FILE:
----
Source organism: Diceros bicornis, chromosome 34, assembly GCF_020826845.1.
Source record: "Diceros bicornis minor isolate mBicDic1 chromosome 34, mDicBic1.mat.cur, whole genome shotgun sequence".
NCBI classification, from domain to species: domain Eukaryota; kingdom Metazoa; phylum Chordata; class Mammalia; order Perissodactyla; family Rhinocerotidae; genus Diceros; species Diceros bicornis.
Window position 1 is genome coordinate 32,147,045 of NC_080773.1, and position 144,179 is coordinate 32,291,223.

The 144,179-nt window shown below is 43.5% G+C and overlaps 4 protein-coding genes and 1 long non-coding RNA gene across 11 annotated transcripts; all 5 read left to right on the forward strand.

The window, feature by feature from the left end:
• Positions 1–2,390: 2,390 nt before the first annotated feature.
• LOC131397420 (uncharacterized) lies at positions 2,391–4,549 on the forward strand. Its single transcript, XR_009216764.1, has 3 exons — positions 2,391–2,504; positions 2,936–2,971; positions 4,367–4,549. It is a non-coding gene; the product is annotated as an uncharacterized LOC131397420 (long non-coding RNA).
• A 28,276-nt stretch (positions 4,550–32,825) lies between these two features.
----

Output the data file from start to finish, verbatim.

Source organism: Diceros bicornis, chromosome 34, assembly GCF_020826845.1.
Source record: "Diceros bicornis minor isolate mBicDic1 chromosome 34, mDicBic1.mat.cur, whole genome shotgun sequence".
NCBI classification, from domain to species: domain Eukaryota; kingdom Metazoa; phylum Chordata; class Mammalia; order Perissodactyla; family Rhinocerotidae; genus Diceros; species Diceros bicornis.
Window position 1 is genome coordinate 32,147,045 of NC_080773.1, and position 144,179 is coordinate 32,291,223.

The 144,179-nt window shown below is 43.5% G+C and overlaps 4 protein-coding genes and 1 long non-coding RNA gene across 11 annotated transcripts; all 5 read left to right on the forward strand.

The window, feature by feature from the left end:
• Positions 1–2,390: 2,390 nt before the first annotated feature.
• LOC131397420 (uncharacterized) lies at positions 2,391–4,549 on the forward strand. Its single transcript, XR_009216764.1, has 3 exons — positions 2,391–2,504; positions 2,936–2,971; positions 4,367–4,549. It is a non-coding gene; the product is annotated as an uncharacterized LOC131397420 (long non-coding RNA).
• A 28,276-nt stretch (positions 4,550–32,825) lies between these two features.